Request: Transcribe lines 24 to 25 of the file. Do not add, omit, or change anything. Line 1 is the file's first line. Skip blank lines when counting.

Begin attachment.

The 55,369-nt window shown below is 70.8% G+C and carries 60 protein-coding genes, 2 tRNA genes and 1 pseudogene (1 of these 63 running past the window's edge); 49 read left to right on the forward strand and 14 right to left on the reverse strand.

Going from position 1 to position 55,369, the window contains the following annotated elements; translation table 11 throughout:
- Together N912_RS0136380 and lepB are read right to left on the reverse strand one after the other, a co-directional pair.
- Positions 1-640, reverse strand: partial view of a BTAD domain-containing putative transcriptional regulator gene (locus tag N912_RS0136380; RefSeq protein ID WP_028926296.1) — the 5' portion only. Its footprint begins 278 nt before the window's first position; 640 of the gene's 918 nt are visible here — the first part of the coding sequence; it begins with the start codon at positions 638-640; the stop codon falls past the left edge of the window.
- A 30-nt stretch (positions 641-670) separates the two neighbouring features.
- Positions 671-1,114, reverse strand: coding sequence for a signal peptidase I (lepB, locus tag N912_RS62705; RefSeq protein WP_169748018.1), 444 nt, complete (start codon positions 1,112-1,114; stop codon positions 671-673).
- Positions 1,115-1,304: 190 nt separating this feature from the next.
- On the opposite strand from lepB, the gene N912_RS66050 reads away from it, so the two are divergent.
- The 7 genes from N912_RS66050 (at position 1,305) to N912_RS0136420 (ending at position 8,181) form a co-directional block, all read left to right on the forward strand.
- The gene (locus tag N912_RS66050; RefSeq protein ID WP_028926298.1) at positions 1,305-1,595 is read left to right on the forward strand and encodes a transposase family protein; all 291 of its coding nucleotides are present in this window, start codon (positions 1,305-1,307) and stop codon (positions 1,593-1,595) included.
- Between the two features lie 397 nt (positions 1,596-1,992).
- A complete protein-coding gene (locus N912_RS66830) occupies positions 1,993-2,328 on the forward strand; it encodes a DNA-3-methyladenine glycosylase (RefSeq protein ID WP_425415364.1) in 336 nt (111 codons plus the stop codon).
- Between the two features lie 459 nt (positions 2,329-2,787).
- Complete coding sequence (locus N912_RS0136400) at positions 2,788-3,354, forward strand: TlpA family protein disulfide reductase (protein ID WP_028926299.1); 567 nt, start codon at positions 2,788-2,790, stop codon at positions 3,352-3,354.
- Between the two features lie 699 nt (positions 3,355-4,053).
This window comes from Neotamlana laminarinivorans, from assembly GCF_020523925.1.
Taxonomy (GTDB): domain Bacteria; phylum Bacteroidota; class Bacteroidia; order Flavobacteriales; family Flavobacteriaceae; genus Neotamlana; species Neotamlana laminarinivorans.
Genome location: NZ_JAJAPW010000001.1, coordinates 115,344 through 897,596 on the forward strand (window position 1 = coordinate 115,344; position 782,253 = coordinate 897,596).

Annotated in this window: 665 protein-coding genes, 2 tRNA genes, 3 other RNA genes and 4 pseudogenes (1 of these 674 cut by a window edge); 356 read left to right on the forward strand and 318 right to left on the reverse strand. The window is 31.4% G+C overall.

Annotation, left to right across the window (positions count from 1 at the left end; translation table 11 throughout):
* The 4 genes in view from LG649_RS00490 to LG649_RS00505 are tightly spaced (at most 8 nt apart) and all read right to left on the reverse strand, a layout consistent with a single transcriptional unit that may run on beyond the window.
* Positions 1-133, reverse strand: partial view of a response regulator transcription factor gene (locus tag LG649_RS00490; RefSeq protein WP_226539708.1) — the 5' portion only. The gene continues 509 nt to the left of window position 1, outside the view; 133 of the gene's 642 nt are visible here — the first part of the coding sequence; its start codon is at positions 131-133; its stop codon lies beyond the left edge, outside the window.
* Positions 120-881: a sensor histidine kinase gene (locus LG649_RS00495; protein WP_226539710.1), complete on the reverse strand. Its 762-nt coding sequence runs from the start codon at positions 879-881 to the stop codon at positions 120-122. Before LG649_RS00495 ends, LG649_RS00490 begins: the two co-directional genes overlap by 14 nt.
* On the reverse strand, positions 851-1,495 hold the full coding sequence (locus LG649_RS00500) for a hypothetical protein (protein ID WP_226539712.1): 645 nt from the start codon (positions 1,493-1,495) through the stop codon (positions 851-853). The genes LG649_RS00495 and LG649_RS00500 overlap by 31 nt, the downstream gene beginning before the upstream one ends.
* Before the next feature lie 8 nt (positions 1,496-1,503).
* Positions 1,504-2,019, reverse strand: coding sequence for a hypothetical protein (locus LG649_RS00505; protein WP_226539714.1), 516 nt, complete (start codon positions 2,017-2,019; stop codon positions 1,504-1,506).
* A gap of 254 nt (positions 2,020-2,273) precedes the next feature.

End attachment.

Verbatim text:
* On the reverse strand, positions 851-1,495 hold the full coding sequence (locus LG649_RS00500) for a hypothetical protein (protein ID WP_226539712.1): 645 nt from the start codon (positions 1,493-1,495) through the stop codon (positions 851-853). The genes LG649_RS00495 and LG649_RS00500 overlap by 31 nt, the downstream gene beginning before the upstream one ends.
* Before the next feature lie 8 nt (positions 1,496-1,503).